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Asus Zenfone 6 Review - Software and Performance Review

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The Asus Zenfone 6 runs Android 4.3 with the ZenUI, as seen in the other phones in the Zenfone range. This isn’t the latest version of Android, but differences between core versions of the system software are often steamrollered by changes made in the custom interfaces that sit on top anyway.

ZenUI doesn’t mess too much with the basic way Android works, but it does fiddle with some elements and applies a tweaked look to the entire system.

The alterations are largely identical to those of the Zenfone 4 and Zenfone 5. In some ways that’s good, in others bad.
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For example, the Zenfone 6 has a split drop-down notifications bar. Flick down on the right of the screen and you get your settings controls and toggles. Flick on the left and you get your notifications.

In the 4-inch Zenfone 4 we thought this was a dreadful idea. But it makes perfect sense in the Zenfone 6, where you’re more than likely to have two hands involved when using the phone.

However, sharing the interface with much smaller phones often backfires for the Zenfone 6 too. There are zero optimisations specifically for the phone’s large screen size. Asus Zenfone 6 23

In the apps menu, there are just four icons fit into the screen’s width, and both the home screen and settings menu are similarly languorous in their dealing with the giant 6-inch screen. The phone offers no reason, no justification for the 6-inch screen, so you’d better be prepared to find your own.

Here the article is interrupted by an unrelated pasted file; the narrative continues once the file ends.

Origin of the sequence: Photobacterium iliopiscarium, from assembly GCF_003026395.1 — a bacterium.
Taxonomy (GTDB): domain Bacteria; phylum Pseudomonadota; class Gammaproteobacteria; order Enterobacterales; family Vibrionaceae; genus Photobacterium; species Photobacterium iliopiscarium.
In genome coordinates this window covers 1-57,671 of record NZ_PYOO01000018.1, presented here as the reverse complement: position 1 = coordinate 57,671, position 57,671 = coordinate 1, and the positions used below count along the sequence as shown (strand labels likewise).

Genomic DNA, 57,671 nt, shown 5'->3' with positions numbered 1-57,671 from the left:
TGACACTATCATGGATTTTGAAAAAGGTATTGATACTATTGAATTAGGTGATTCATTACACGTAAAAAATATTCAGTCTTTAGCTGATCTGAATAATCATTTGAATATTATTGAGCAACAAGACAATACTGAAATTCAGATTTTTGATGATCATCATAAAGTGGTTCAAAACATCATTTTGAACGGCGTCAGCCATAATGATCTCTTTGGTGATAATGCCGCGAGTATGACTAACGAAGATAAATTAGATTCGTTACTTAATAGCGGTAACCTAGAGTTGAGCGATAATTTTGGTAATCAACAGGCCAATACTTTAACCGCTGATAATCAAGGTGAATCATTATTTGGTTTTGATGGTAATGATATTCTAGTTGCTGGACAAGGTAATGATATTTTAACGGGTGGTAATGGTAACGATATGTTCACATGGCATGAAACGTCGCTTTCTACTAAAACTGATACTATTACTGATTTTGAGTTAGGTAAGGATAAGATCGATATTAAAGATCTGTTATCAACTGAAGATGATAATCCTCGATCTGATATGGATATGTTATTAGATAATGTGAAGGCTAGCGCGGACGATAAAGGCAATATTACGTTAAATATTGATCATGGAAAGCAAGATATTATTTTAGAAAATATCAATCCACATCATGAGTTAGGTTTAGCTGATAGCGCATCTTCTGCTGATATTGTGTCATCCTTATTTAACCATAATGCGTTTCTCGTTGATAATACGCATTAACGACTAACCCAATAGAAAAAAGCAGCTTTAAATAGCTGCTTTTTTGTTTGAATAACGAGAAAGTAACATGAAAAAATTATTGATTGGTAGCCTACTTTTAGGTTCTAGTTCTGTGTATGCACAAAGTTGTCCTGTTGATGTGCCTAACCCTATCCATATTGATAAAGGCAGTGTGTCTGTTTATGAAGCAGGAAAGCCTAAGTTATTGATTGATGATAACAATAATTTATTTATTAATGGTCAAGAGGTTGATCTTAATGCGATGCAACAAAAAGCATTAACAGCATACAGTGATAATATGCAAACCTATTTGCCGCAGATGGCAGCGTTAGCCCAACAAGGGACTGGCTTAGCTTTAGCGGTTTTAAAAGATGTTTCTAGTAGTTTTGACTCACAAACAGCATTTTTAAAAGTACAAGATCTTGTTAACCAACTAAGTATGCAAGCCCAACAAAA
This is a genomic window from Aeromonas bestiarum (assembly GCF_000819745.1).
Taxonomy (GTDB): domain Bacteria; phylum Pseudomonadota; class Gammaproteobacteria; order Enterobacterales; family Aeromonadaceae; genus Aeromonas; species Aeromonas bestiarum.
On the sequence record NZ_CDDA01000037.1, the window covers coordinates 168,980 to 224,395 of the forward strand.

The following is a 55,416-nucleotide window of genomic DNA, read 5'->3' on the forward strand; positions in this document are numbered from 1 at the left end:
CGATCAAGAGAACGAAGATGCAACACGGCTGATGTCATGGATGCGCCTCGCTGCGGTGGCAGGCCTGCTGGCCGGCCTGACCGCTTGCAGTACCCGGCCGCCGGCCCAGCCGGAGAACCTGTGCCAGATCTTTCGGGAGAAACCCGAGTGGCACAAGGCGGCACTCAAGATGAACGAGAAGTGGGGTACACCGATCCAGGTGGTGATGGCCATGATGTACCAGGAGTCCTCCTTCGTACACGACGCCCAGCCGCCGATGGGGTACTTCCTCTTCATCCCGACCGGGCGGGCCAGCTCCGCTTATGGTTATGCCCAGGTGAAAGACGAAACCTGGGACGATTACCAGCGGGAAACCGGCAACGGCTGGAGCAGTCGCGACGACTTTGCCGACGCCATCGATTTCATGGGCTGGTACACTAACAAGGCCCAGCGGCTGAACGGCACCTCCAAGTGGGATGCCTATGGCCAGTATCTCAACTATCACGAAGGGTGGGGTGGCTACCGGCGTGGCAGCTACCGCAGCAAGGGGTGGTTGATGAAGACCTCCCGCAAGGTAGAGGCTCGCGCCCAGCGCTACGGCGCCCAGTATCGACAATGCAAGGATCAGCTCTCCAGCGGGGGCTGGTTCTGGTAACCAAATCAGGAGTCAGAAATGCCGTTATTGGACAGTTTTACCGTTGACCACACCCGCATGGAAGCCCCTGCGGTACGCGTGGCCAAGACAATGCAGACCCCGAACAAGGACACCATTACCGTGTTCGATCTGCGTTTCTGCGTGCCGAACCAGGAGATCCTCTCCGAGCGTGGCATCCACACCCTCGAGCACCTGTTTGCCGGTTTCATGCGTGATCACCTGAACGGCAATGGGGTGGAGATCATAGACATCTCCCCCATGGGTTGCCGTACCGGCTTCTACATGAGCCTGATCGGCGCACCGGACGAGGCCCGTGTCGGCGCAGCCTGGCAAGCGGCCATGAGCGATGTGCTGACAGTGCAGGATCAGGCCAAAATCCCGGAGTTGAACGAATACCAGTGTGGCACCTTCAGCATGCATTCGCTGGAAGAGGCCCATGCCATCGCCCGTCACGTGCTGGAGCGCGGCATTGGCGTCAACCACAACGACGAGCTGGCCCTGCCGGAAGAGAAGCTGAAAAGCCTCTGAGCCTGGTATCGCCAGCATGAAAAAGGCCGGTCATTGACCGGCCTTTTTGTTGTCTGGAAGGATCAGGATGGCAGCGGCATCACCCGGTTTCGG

As we found in the Zenfone 5, while ZenUI doesn’t add masses to Android, it doesn’t detract from it hugely either. General performance is very good, with very little lag. Lower-cost phones with custom UIs often slow you down by having little pauses between traditions, or as widgets load. But here everything is quite smooth.

The Zenfone 6 doesn’t need a top-end processor to get this either. It uses the 2GHz Intel Atom Z2580 with 2GB of RAM. The generous RAM probably has a lot to do with the phone’s good performance, so make sure you get the 2GB edition (there are 1GB versions outside of the UK).

Intel’s Atom Z2580 seems to be a little bit faster than the Snapdragon 400 used on many mid-range phones these days, including the pricier big-screen Sony Xperia T3. In the Geekbench 3 benchmark, it scores 1303 points – more than Snapdragon 400 phones, but still way off Snapdragon 800 ones like the Nexus 5.

Digging a little deeper, the Intel Atom Z2580 is actually only a dual-core processor where every Android under the sun seems to be at least quad-core these days. However, Intel’s cores pack a real punch.
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It’s also worth noting that while the Zenfone 6 has a processor of the same series as the Zenfone 4 and Zenfone 5, it’s actually significantly more powerful than either thanks to its higher clock speed.

We found that, happily, it has enough power to play high-end games with little or no dips in performance. We have a feeling it might suffer if this was a 1080p phone, but the partnership of Z2580 and a 720p screen works well.

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